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23 March 2023

Why you should always tip

America’s system merely lays bare the ugly capitalism existing everywhere.

By Caspar Salmon

If you missed yesterday’s skirmish between terminally online people from the US and the UK over the different proprieties of tipping restaurant workers in America and Europe, suffice to say you can rest easy: having hit a bump in the road, socialism is back on track. The skirmish flared up on Twitter yesterday when a waiter in an American restaurant complained that Europeans are terrible tippers who fail to respect the convention of adding a 20 per cent gratuity. A number of Europeans, riled by this generalisation, retorted that the fault lay with American working practices; businesses should pay their workers more rather than force them to rely on tips.

Well! That the answer to the question is obvious (pay workers according to the protocols in vigour wherever you find yourself, while questioning working practices and agitating for fairer conditions) should not detract from the fun we all had in the asking. A couple of observations can probably be drawn from this latest phoney war, meaning that the sound and fury was perhaps not wholly in vain.

Firstly, and most obviously: the fight once again centred on personal actions, and how these stack up against what are loosely understood to be our common principles. It’s notable that the left can be induced to return, again and again, to questions about whether we, personally, recycle enough; employ a cleaner; travel by bike; are friends with political opponents, etc etc. These questions are not unimportant – the personal is political after all – but they do point to a weakness among the left, in getting distracted from our common struggle by blaming individuals for less than immaculate behaviour and squabbling over conventions. To put it another way: while we thrash this one out, people who wouldn’t even say hello to a waiter are winning the comms war.

[See also: Why I still tip a surly waitress after bad service]

Secondly, the “debate” shows up a certain European reluctance to get our hands dirty. It seems clear that, even among those who wish workers were remunerated fairly, paying a service charge of 12.5 per cent is an easy way of feeling right-on without asking too many more questions about work conditions and pay. The American system, however disgusting it may be in its reliance on individuals paying each other directly for services rendered, lays bare in a more unflinching way the ugly mechanics of capitalism. Or, if I can be forgiven for quoting the philosopher Slavoj Žižek: in German toilets, one’s excrement is laid out on a shelf for inspection, whereas in British toilets, “the hole is at the back, ie shit is supposed to disappear as quickly as possible”.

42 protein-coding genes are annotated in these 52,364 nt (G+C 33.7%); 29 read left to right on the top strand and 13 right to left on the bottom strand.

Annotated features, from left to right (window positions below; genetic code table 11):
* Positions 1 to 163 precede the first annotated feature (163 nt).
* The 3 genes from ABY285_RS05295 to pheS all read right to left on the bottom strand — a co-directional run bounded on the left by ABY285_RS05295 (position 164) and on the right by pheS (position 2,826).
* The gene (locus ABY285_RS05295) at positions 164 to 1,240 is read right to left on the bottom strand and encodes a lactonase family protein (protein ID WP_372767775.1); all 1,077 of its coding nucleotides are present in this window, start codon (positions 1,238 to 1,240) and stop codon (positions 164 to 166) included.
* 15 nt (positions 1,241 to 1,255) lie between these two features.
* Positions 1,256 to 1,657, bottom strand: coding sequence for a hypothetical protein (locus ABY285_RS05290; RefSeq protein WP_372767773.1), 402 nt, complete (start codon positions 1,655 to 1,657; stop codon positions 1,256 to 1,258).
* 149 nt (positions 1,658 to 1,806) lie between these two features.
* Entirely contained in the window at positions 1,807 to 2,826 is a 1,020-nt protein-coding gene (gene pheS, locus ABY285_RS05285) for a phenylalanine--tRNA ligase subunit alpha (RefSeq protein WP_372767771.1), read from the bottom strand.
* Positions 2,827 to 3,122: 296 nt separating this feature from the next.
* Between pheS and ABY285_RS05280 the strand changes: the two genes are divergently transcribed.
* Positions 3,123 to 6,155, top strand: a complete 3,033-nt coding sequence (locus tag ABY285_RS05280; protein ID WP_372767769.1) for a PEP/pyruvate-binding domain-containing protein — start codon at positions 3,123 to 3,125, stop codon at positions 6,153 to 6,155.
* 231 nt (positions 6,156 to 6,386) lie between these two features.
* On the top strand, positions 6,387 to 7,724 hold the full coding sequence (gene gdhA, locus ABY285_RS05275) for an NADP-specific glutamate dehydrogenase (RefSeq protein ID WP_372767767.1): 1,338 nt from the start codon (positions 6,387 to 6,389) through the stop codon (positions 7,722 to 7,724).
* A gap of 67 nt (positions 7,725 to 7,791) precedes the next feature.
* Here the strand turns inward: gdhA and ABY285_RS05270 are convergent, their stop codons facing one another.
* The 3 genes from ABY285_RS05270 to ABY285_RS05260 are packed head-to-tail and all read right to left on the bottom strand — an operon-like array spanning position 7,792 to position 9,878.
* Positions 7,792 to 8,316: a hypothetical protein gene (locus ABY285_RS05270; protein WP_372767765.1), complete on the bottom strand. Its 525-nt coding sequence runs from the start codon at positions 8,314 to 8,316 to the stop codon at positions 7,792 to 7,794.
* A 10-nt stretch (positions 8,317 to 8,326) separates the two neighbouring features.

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Lastly, having worked as a waiter in a busy London restaurant for the last year, it seems clear to me that instituting an equivalent to military service whereby every citizen would be obligated to work in hospitality or care for a minimum of three months could help bring about radical change. Restaurant work is back-breaking, the hours punitive, contracts unstable; the ambient rudeness of customers – a degradation that was simply unfathomable to me before taking this work – is the cherry on top. In lieu of taking that work on, trusting workers on the matter of their conditions is the next best step.

[See also: Pay transparency: what would happen if everyone knew your salary?]

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